HowTo Turn On or Off Colors For ls Command In Bash On a Linux and Unix-like Systems

by on November 4, 2006 · 1 comment· LAST UPDATED March 14, 2014

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How do I turn on or off file name colors (ls command colors) in bash shell on a Linux or Unix like operating systems?

Most modern Linux distributions and Unix systems comes with alias that defines colors for your file. However, ls command is responsible for displaying color on screen for files, directories and other file system objects.

Tutorial details
DifficultyEasy (rss)
Root privilegesNo
RequirementsNone
Estimated completion timeN/A
By default, color is not used to distinguish types of files. You need to pass --color option to the ls command on Linux. If you are using OS X or BSD based system pass -G option to the ls command. The syntax is as follows to turn on or off colors.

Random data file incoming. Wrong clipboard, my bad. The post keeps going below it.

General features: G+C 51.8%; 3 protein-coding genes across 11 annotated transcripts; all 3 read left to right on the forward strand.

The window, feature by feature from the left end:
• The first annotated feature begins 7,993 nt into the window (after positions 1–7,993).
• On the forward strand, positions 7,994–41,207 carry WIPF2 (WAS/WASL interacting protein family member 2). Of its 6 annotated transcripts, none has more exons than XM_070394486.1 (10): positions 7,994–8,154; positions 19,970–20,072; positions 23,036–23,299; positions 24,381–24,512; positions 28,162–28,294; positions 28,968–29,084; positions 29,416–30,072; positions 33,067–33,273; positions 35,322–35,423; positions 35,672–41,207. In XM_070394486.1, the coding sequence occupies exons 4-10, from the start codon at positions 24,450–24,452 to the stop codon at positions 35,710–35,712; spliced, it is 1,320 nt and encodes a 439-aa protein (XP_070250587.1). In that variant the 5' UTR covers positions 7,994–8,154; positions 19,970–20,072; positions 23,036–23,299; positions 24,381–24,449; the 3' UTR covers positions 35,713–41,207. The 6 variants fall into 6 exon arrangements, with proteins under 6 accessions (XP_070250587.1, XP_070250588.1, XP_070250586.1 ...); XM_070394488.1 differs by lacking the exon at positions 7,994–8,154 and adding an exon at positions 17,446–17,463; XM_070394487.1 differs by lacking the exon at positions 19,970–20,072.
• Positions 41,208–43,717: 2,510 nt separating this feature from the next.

Task: Turn off colors for ls command

Type the following command
$ ls --color=none
Or just remove alias with unalias command:
$ unalias ls

Task: Turn on colors for ls command

Use any one of the following command:
$ ls --color=auto
$ ls --color=tty

A note about *BSD/OS X ls command

Pass the -G option to ls command to enable colorized output on a {Free,Net,Open}BSD or Apple OS X:
$ ls -G

You can add or remove ls command alias to ~/.bash_profile or ~/.bashrc file.

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{ 1 comment… read it below or add one }

1 Philippe Petrinko April 2, 2010 at 8:24 am

Well may be the title would be better if it would mention [ ls ].
something like:
How to turn on or off colors _for ls command_ in bash

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